The swamp creature bellowed, low and deep, though in pain or fury, Hulbard couldn’t tell and he didn’t spare a second to check as he clawed his way back upright. Instead, he rushed to the Kurgal’s aid. The chain mace whipped down into one of the witches knees with a sound like branches crackling underfoot, snapping it with stunning ease. The limb buckled and she rolled sinuously to one side, all limbs and grey flesh undulating, avoiding his second swing with ease. Somehow, as she moved, the hag caught one of Trastgor’s ankles and whipped him around, smashed him head first into a crate beneath the loft, shattered it into a thousand pieces.

The witch whirled back towards Hulbard, spat a string of words and lurched back upright as her knee cracked smoothly back into place. Her white eyes shifted upwards and Hulbard turned in time to see the club coming. His left arm came up reflexively but his shield was lying several feet away. The log careened into his breastplate, caught him a glancing blow in a rain of splintering wood and sent him skidding across the floorboards as he was propelled into a wall. The amalgamation turned back to the others, wreathed in azure flame, club sweeping in a vicious arc to narrowly miss Knox. The hunter sidestepped the stroke as he loosed another arrow, a needle sent thudding into a haystack.

Head swimming, pain blooming through his chest, shoulders and hips, Hulbard looked up, found the hag lurking near the shadows beneath the loft. That’s when he spotted what he’d been waiting for; Semekt. The serpent swept from the shadows beneath the loft like liquid darkness and his scimitars carved bloody ruin through the witch’s hamstrings, brought her to her knees with a snarl of glinting teeth.

She half turned before he slithered up the length of her sinuous body, wrapped himself around the witch before rearing high over her shoulders. All four blades, held reversed now, rose fell as one in a single, smooth motion. They slid through her shoulders, plunged into her torso with a wet squelch. Her thin lips curled back in a bestial snarl and despite her impalement, the wretch still tried her best to rise, to break free of his grip.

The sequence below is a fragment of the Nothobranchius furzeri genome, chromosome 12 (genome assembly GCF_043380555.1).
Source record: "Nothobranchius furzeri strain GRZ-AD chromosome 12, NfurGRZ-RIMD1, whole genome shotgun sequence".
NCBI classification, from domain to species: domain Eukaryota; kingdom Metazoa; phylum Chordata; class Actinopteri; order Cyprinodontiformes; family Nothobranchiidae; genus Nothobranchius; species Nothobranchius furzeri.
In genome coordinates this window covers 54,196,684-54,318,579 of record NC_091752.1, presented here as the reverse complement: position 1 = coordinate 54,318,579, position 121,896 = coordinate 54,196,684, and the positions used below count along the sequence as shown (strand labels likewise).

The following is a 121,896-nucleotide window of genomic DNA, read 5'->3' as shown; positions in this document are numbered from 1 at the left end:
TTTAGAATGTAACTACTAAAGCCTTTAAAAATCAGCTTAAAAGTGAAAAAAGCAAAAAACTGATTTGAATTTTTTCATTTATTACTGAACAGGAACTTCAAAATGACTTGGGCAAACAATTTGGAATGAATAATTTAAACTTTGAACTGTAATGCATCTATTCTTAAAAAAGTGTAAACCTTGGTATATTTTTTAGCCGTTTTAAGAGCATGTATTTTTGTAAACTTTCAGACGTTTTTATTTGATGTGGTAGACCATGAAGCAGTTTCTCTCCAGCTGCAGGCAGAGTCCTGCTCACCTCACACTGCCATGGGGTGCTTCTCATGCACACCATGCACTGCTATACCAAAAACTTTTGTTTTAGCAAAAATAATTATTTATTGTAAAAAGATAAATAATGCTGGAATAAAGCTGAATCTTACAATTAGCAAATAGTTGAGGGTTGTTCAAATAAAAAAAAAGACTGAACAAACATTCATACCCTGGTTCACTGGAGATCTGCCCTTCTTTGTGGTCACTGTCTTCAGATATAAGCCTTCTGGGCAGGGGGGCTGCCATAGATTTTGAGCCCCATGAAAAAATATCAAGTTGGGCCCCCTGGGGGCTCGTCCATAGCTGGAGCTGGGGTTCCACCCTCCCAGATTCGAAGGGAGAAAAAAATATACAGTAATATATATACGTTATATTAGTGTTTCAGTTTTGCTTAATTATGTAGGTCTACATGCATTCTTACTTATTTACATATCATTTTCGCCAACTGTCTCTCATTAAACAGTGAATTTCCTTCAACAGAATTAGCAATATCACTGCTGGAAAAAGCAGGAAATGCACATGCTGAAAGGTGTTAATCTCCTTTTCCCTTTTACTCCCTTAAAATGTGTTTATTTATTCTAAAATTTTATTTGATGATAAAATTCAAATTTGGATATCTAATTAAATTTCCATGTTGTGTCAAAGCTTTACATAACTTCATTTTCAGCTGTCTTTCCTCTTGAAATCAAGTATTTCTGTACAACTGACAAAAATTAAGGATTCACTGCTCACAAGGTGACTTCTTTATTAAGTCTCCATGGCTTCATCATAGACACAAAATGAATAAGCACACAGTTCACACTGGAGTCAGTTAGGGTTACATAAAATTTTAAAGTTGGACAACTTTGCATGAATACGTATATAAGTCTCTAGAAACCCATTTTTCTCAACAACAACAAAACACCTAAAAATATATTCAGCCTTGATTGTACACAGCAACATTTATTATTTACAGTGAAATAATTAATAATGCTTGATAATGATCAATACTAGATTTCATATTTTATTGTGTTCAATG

Her struggles only lasted a moment though, before she collapsed face first to the floorboards with a rumble. Hulbard dragged himself upright as a death rattle wheezed from her ruptured lungs, wide and twitching eyes staring blindly into space.

Pushing away from the wall, Hulbard ran towards the flailing swamp creature, slammed into its squishy body with all the force of a battering ram to drive it back a faltering step. The force of his impact snapped and shattered bones within its vegetation shrouded form and, with a bellow of rage, Hulbard swung his chain mace into its body with another sharp crunch. The monster was sent reeling but instead of striking back, it seemed to hesitate, perhaps sensing its masters demise. Rather than meeting Hulbard with a charge of its own, it shambled backwards, ducking to squeeze its bulk back through the huts doorway.

Hulbard marched after it, adrenaline raging through his veins like fire, banishing the aches and pains he’d felt only a moment before. The two skulls glared down at him as the beast lifted an arm, backed away defensively. But it was only bone and his chain mace had been made to break such things. Winding up, he lashed. Again and again, each swing punctuated by the muted snap and crack of bones breaking with the mess of the monster’s moss ridden form.

The flanged head smashed into the creation’s hip and, just like the deserter days before, Hulbard reversed the stroke as it was wrenched to one knee. The underhanded uppercut decimated the human skull, showered shards of bone through the air. The massive behemoth collapsed onto its back, making it easy for him to destroy the second skull with a single, downward sweep of his weapon. Hulbard loomed over the mound of moss and shattered bone, shoulders heaving, senses alight with the thrill of combat, no matter how short lived.

“What did we just kill?” Shankhill’s shrill voice reached him from the hut.

“Everyone still alive?” Hulbard asked, ignoring the question as he turned back towards the building.